Challenged by the Patidar agitation demanding OBC status there is little that the Gujarat government can do, technically, to meet the demand.
Patidars are traditional landowners and considered wealthy. The two Patel groups – Kadva and Leuvas — commonly go by the surname of Patel, and together constitute nearly 20 per cent of Gujarat’s population.
Gujarat already has 146 castes and communities on its OBC list, defined by their socially and educationally backward status. The Patidar Anamat Andolan Samiti (PAAS) led mostly by youth leaders — largely businessmen – want the inclusion of Patels in the OBC list to avail 27 per cent reservation in professional colleges and government jobs.
However, to be included in that category, they would have to fit into the definition of “socially and educationally backward” which will be decided by the OBC commission. The best that the Anandiben government could do is to release the data of the socio-economic and caste census of 2011 to determine where exactly the Patels stand and propose a formula to take care of the “poor, backward Patidars”.
The Patidars argue that one section of Patels — the Anjana Chaudhary Patels mostly of north Gujarat who are agrarian — have OBC status, so they should get OBC reservation.
Their campaign, run mostly on social media, appeals more at the emotional level than technical. Sample some of its rhetoric on Facebook and Twitter: Patels were forced to leave their motherland and settle abroad because of lack of opportunities at home (Patels are the largest community of Indian diaspora especially in the UK and US). One Patel twitter handle says, “The three mistakes of my life: Gender: Male, Category: General, Qualification: Engineer”.
On the other hand, sample the mobilisation of the August 25 maha rally in Ahmedabad: one Patidar website listing out the logistics for the rally has named at least 25 community halls run by the community where the participants could stay; it announces a free ride to Ahmedabad for those using luxury buses run by ‘Patel Travels’, a private firm, and there is also a list of places where food will be served.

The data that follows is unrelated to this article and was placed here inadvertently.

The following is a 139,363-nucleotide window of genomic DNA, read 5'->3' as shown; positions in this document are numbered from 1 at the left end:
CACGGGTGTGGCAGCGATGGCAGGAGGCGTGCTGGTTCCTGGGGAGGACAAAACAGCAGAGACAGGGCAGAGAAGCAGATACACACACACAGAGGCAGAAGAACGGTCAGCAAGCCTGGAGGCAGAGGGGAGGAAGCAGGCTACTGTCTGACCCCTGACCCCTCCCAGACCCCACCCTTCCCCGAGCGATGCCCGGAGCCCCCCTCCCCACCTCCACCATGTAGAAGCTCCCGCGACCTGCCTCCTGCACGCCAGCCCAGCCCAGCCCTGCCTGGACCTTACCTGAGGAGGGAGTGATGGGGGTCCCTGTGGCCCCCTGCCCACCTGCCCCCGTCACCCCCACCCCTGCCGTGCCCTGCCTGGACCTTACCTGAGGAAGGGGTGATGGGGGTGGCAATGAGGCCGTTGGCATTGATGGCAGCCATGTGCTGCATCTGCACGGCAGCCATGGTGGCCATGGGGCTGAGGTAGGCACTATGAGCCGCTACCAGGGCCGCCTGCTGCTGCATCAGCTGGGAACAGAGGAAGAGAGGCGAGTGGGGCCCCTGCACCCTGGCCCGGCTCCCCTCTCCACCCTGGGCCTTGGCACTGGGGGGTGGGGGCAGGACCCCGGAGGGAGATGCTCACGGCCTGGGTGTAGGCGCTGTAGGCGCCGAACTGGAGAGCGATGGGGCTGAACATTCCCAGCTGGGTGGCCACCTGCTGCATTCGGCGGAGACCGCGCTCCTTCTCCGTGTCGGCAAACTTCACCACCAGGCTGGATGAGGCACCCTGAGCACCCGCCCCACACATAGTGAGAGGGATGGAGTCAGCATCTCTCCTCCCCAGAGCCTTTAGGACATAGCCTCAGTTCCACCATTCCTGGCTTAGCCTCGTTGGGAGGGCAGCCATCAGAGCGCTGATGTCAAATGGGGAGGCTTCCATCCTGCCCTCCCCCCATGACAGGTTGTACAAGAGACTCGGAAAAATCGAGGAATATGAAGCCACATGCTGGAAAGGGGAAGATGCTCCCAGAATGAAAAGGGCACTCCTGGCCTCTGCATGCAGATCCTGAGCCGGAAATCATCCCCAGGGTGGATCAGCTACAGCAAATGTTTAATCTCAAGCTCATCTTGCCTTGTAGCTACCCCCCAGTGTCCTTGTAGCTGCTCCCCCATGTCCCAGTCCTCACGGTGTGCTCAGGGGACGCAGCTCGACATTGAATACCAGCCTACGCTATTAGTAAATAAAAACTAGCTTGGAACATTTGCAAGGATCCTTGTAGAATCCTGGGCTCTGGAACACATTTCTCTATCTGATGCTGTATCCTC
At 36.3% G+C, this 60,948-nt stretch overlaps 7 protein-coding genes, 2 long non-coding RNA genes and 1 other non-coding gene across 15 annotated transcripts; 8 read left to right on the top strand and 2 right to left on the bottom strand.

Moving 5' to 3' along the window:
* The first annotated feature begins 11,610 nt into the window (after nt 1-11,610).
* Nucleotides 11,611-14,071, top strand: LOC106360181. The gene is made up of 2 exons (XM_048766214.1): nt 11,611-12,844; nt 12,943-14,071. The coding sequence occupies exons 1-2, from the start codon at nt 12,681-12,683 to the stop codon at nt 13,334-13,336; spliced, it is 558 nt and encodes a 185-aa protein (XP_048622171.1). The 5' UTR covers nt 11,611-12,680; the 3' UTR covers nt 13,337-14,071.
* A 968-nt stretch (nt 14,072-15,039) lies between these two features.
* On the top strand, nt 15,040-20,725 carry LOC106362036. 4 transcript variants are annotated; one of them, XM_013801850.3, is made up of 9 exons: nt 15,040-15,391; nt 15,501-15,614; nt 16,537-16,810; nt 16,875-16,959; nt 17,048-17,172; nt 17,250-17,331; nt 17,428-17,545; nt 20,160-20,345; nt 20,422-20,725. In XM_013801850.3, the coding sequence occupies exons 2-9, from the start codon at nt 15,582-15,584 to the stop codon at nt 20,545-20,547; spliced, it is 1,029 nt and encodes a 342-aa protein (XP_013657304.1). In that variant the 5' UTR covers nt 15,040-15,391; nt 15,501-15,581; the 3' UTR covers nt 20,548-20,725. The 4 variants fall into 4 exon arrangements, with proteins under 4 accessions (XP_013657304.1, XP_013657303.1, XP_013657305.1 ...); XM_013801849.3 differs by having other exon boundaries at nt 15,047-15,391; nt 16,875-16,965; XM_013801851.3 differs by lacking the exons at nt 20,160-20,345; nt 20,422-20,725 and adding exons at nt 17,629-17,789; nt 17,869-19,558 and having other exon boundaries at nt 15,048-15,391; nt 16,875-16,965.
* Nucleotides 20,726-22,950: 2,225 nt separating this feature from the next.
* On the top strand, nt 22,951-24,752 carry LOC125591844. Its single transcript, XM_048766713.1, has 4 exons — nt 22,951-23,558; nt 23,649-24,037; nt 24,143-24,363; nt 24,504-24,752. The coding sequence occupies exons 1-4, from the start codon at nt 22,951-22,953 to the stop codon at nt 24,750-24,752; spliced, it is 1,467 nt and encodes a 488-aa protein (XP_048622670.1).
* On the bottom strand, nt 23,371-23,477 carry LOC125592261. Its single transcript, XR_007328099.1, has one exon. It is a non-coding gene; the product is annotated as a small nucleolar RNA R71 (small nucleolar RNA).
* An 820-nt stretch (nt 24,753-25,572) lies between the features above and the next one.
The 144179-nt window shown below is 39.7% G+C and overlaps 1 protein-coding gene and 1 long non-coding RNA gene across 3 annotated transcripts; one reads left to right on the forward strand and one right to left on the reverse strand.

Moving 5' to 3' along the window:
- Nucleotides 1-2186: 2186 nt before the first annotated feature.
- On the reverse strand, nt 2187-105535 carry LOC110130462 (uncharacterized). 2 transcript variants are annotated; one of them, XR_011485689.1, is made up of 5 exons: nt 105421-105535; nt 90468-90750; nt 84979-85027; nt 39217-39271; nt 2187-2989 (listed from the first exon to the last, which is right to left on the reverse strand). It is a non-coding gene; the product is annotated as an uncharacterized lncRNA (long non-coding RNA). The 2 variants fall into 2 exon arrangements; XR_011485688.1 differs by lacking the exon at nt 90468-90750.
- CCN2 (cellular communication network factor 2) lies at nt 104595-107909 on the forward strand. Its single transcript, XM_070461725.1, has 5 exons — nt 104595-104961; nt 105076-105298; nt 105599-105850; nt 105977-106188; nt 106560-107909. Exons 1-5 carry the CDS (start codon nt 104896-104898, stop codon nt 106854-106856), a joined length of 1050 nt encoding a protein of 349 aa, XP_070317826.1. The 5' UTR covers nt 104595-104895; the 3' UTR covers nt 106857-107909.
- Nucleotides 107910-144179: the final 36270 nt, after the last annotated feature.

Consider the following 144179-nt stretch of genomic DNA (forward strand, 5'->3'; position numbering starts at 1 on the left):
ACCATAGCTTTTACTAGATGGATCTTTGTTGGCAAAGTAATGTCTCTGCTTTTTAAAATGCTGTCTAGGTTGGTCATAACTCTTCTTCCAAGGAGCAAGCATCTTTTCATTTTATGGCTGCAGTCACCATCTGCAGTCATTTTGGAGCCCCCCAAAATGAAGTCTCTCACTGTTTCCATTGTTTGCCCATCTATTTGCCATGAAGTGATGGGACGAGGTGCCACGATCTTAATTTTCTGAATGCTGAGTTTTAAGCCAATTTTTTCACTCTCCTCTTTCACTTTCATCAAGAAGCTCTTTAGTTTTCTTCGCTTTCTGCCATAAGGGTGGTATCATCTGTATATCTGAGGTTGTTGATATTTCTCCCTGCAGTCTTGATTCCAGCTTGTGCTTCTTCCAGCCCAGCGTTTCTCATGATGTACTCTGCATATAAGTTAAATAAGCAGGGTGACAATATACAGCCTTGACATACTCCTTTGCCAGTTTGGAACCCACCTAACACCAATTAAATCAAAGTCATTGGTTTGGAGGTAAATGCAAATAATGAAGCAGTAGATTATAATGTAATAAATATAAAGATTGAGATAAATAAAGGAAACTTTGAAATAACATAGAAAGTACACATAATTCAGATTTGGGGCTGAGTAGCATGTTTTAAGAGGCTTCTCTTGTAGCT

Anandiben, herself a Leuva Patel from Mehsana (the agitation has roots there), has repeatedly cited the Supreme Court ruling of 1992 that no state could have reservations of more than 50 per cent. Gujarat has a 49 per cent reservation (27 for OBC, 7 for ST and 15 for SC).
Patels have been a formidable vote bank for the BJP. The sheer number of people who have participated in the rallies across the state and who are expected to turn out on August 25, is alarming. It threatens to create a law and order problem in Ahmedabad.
The government does not seem to have the wherewithal to counter or pacify the Patidars, notwithstanding the number of Patels in the decision-making process — six ministers in the current state government, excluding Anandiben, 44 MLAs (37 from BJP and rest from Congress), five of 26 MPs. Also, the BJP Gujarat chief Ranchhodas Faldu and one of its national vice-presidents Purshottam Rupala, are Patels.
A share of the political pie, is not what the Patidar appears to be demanding — right now, at least. This Patidar uprising is very different from the last one of 2012 led under the banner of the Khodaldham trust that seemed to challenge former CM Narendra Modi and remained confined to politicians from BJP and Congress.
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